Hand washing may limit pandemic flu transmission
Washington: Hand washing and mouth covering may help limit the transmission of the pandemic flu, suggests a new research.
However, more research on these measures is critical, according to the new study appearing in the May issue of AJIC: American Journal of Infection Control, the official publication of the Association for Professionals in Infection Control and Epidemiology, Inc. (APIC).
The study presents findings which show that although significant knowledge was gained regarding non-pharmaceutical interventions (NPIs) and transmission of pandemic flu in Centers for Disease Control and Prevention (CDC)-funded studies, key concerns and gaps in the research related to the acceptability and protective efficacy of these measures remain.
NPIs include measures other than vaccines and antiviral treatments that reduce the harm and spread of disease. NPIs can be implemented at the border level, the community level, or the individual level. Examples of individual actions include frequent hand washing with soap, using alcohol-based hand sanitizer, covering sneezes/coughs and wearing a mask. Social distancing policies (border and community level) involve things like closing schools, working from home or restricting public gatherings. These practices are specifically geared to limit the spread of the disease from person to person.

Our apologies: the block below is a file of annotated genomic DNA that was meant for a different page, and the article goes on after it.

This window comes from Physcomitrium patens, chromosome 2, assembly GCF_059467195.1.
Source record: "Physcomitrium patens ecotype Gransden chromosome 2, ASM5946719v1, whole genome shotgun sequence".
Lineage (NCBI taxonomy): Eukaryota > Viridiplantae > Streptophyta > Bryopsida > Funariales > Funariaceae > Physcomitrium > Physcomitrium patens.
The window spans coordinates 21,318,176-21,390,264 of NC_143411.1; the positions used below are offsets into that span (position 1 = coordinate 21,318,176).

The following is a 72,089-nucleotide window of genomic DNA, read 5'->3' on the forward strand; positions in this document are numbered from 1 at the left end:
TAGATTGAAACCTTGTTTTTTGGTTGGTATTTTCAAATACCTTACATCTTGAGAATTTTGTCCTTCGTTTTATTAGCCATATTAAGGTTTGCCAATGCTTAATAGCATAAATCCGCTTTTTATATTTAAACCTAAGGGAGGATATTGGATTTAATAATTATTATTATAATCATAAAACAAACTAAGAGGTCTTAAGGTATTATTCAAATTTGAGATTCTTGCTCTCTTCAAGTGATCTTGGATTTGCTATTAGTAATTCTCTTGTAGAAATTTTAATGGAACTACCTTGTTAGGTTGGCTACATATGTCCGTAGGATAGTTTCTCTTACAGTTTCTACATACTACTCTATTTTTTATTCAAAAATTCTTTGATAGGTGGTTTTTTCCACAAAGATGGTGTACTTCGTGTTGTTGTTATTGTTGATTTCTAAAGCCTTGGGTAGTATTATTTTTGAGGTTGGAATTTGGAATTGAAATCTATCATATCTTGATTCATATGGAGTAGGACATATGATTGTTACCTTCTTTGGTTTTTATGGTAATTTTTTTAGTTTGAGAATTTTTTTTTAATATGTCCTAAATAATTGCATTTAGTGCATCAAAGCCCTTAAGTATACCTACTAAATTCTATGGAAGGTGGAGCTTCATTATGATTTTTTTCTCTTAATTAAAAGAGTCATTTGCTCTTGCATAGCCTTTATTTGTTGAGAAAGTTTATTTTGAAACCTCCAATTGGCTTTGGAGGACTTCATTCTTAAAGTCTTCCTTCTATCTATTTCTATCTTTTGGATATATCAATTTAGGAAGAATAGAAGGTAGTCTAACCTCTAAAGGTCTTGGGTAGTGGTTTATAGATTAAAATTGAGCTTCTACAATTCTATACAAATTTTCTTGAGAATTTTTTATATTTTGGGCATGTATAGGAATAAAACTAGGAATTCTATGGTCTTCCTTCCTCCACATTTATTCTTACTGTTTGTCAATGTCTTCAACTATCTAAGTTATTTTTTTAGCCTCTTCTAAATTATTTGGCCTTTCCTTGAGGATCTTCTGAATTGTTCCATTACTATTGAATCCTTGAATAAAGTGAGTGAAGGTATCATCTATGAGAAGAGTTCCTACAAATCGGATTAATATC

"The recent influenza A (H1N1) pandemic may provide us with an opportunity to address many research gaps and ultimately create a broad, comprehensive strategy for pandemic mitigation," according to Allison E. Aiello, PhD, MS,. Department of Epidemiology, School of Public Health, University of Michigan, Ann Arbor, MI. "However, the emergence of this pandemic in 2009 demonstrated that there are still more questions than answers. More research is urgently needed, especially in light of the potential for mutations in influenza A (H1N1). If mutations do occur, or if new pandemic strains emerge in the future, NPIs likely will play a crucial role in mitigating the spread of infection when vaccines are unable to provide sufficient protection."